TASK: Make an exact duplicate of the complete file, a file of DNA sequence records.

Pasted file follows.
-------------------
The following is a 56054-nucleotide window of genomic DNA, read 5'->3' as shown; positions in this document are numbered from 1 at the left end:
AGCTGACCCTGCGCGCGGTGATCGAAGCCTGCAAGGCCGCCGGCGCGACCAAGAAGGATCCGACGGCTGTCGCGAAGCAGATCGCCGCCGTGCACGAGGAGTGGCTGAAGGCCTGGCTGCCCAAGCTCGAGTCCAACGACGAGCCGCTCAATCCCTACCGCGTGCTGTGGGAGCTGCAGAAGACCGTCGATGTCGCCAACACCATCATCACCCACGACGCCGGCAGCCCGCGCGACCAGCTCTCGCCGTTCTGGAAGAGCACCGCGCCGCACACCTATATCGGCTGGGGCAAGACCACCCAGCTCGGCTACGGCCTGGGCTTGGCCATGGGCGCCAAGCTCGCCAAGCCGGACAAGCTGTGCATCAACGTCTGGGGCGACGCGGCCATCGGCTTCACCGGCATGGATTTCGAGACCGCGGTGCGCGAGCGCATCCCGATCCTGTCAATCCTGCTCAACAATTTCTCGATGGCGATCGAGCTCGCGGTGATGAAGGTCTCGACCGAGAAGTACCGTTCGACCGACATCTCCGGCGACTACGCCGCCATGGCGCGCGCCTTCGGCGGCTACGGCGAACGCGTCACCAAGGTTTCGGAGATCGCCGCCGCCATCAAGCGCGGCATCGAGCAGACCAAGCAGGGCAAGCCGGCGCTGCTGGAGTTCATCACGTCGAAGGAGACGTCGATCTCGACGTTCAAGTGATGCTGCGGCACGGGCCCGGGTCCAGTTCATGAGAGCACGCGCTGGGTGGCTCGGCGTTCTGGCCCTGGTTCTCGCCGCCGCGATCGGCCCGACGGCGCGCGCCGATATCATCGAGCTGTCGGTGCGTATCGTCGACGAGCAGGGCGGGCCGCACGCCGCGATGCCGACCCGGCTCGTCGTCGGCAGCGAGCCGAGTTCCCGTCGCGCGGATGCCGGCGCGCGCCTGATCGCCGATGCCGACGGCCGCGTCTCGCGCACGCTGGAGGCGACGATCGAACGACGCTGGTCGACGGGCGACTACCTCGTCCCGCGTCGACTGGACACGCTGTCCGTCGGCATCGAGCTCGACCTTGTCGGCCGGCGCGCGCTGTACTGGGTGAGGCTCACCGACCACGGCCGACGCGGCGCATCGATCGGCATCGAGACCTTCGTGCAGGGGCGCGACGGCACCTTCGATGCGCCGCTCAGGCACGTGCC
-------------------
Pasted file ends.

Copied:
The following is a 56054-nucleotide window of genomic DNA, read 5'->3' as shown; positions in this document are numbered from 1 at the left end:
AGCTGACCCTGCGCGCGGTGATCGAAGCCTGCAAGGCCGCCGGCGCGACCAAGAAGGATCCGACGGCTGTCGCGAAGCAGATCGCCGCCGTGCACGAGGAGTGGCTGAAGGCCTGGCTGCCCAAGCTCGAGTCCAACGACGAGCCGCTCAATCCCTACCGCGTGCTGTGGGAGCTGCAGAAGACCGTCGATGTCGCCAACACCATCATCACCCACGACGCCGGCAGCCCGCGCGACCAGCTCTCGCCGTTCTGGAAGAGCACCGCGCCGCACACCTATATCGGCTGGGGCAAGACCACCCAGCTCGGCTACGGCCTGGGCTTGGCCATGGGCGCCAAGCTCGCCAAGCCGGACAAGCTGTGCATCAACGTCTGGGGCGACGCGGCCATCGGCTTCACCGGCATGGATTTCGAGACCGCGGTGCGCGAGCGCATCCCGATCCTGTCAATCCTGCTCAACAATTTCTCGATGGCGATCGAGCTCGCGGTGATGAAGGTCTCGACCGAGAAGTACCGTTCGACCGACATCTCCGGCGACTACGCCGCCATGGCGCGCGCCTTCGGCGGCTACGGCGAACGCGTCACCAAGGTTTCGGAGATCGCCGCCGCCATCAAGCGCGGCATCGAGCAGACCAAGCAGGGCAAGCCGGCGCTGCTGGAGTTCATCACGTCGAAGGAGACGTCGATCTCGACGTTCAAGTGATGCTGCGGCACGGGCCCGGGTCCAGTTCATGAGAGCACGCGCTGGGTGGCTCGGCGTTCTGGCCCTGGTTCTCGCCGCCGCGATCGGCCCGACGGCGCGCGCCGATATCATCGAGCTGTCGGTGCGTATCGTCGACGAGCAGGGCGGGCCGCACGCCGCGATGCCGACCCGGCTCGTCGTCGGCAGCGAGCCGAGTTCCCGTCGCGCGGATGCCGGCGCGCGCCTGATCGCCGATGCCGACGGCCGCGTCTCGCGCACGCTGGAGGCGACGATCGAACGACGCTGGTCGACGGGCGACTACCTCGTCCCGCGTCGACTGGACACGCTGTCCGTCGGCATCGAGCTCGACCTTGTCGGCCGGCGCGCGCTGTACTGGGTGAGGCTCACCGACCACGGCCGACGCGGCGCATCGATCGGCATCGAGACCTTCGTGCAGGGGCGCGACGGCACCTTCGATGCGCCGCTCAGGCACGTGCC